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Patients and colleagues praise Dr. Mark Malias

STORY BY MICHELLE GENZ (Week of August 5, 2021)
Photo: Dr. Mark Malias with Eleanor Carson at her home in Vero Beach.

In the final weeks of cardiothoracic surgeon Mark Malias’ tenure at the Welsh Heart Center, he performed cardiac surgery on one of the oldest patients the center had ever treated.

Today, just three weeks after an artificial valve was non-invasively inserted into her heart, Eleanor Carson, 98, rhapsodizes about the experience as if it had been one of life’s celebrations.

“I have to tell you, I never had such a good time in my life. I had a wonderful time in that hospital,” she said.

Carson had her own guest list in mind for that celebration – and it had to include Malias. She told her cardiologist, Dr. Brian DeoNarine, she would pass up the procedure if Malias wasn’t the surgeon.

And when the heart center scheduler assigned her surgery with a different doctor saying Malias would be out of town, Carson wouldn’t hear of it. “I said, no, no, no, no, I have got to have Dr. Malias,” said Carson.  “I would never badmouth somebody else, but that’s who I wanted.”

DeoNarine was another very intentional pick of Carson’s. Years ago, when she went to the ER needing a pacemaker, she insisted the hospital call him to come treat her. She can still summon up the bellow she used to let the nurses know she meant business. “He doesn’t know me but he treated my husband. I don’t want anyone but Dr. DeoNarine!”

DeoNarine, who is independent and not a part of Cleveland Clinic’s cardiology group, has treated her ever since. He is a supporter of Cleveland Clinic, and very glad to be able to refer patients to their specialists, including Malias.  “I’m glad they’re here. I didn’t want to send her to Orlando,” he said.

The surgery Carson’s doctors chose for her, a procedure known as TAVR, started becoming popular five or six years ago, Malias said. It does not require opening the chest; that would be far too perilous for a person of such advanced age. Instead, a pliable tissue valve is inserted into the heart through an artery accessed through “two teeny little cuts that have healed completely,” as Carson explains it.

Today, she has so much more strength that she has to remind herself to notice that she isn’t tired, so accustomed is she to having to collapse in a chair and rest. “I just keep walking and walking and walking. I don’t need to sit down.”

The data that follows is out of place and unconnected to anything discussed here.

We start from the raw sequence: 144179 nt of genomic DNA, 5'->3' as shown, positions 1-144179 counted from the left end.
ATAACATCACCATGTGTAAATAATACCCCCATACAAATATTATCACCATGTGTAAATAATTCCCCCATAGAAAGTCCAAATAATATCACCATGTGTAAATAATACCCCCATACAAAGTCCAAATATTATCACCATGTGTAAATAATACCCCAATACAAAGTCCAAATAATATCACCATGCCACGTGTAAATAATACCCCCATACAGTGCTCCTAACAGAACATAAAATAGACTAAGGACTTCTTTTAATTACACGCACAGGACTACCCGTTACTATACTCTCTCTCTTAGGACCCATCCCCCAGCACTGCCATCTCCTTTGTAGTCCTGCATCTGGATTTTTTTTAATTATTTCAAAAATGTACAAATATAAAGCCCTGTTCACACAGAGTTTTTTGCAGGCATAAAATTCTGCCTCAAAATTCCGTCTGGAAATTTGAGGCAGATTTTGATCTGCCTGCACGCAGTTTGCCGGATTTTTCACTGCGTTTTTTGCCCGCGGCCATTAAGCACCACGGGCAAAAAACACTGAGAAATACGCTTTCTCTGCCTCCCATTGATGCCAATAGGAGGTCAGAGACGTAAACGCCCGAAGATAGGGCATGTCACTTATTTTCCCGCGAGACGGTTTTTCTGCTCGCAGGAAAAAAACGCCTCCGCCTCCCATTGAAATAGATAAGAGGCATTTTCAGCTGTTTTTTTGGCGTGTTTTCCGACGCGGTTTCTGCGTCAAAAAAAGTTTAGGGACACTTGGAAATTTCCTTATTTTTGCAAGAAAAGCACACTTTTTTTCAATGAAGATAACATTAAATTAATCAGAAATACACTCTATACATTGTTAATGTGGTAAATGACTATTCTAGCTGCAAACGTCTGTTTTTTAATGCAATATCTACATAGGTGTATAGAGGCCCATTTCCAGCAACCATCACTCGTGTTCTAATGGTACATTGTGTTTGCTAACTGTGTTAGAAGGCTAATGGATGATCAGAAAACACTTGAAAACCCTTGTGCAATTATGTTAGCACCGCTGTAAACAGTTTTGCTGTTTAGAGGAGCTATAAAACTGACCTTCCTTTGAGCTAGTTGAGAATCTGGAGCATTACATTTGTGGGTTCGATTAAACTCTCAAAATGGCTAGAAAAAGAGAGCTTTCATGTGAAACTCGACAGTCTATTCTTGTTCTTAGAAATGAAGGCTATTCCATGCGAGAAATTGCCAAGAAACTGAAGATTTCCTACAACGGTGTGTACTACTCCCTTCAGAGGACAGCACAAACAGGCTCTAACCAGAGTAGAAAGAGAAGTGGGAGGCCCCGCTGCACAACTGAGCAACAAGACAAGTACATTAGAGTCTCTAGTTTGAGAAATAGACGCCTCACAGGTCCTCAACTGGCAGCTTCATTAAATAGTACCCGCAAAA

TAVR has vastly improved the final stretch of Eleanor Carson’s life. As she points out, she wasn’t interested in extending her life, she only wanted to improve it.

At 98, Carson’s heart valve problem was something she left to the Lord. But over the years, as her spirit still bubbled with life, her heart was increasingly squeezing in vain, trying to force her blood through an increasingly calcified valve.

At last, her doctor, DeoNarine, hit on a name Carson perked up at – Dr. Malias, the highly regarded cardiothoracic surgeon whose work alongside Dr. Cary Stowe, and with the help of Vero’s extremely generous donors, built the small-town hospital’s heart center into a gem of excellence. That gem caught the eye of Cleveland Clinic when the financially struggling taxpayer-owned hospital sought a partner. The merger took place in January 2019.

Carson didn’t care about all that. In her long life, trained as a nurse and married to a Fort Lauderdale urologist who died in 2005, apart from getting the pacemaker a few years ago, she had never needed care of this magnitude.

DeoNarine, her longtime cardiologist, was after her for years to do something about that balky valve. Carson, who became a born-again Christian in late middle age, insisted she didn’t want to extend her life; she was happy to leave the end point in God’s hands.

But eventually, her fatigue began to worsen, eroding her packed schedule. She had given up being a poll worker in the last election, when she realized the 12-hour election days – she was stationed at Indian River Estates – were just too tiring.

Carson moved into a villa at Florida Baptist Retirement Center, but soon seemed too tired to enjoy much of life. DeoNarine saw an opening. He had already told Carson about TAVR, transcatheter aortic valve replacement, a minimally invasive procedure that would be the only option for someone of her age to improve her heart function.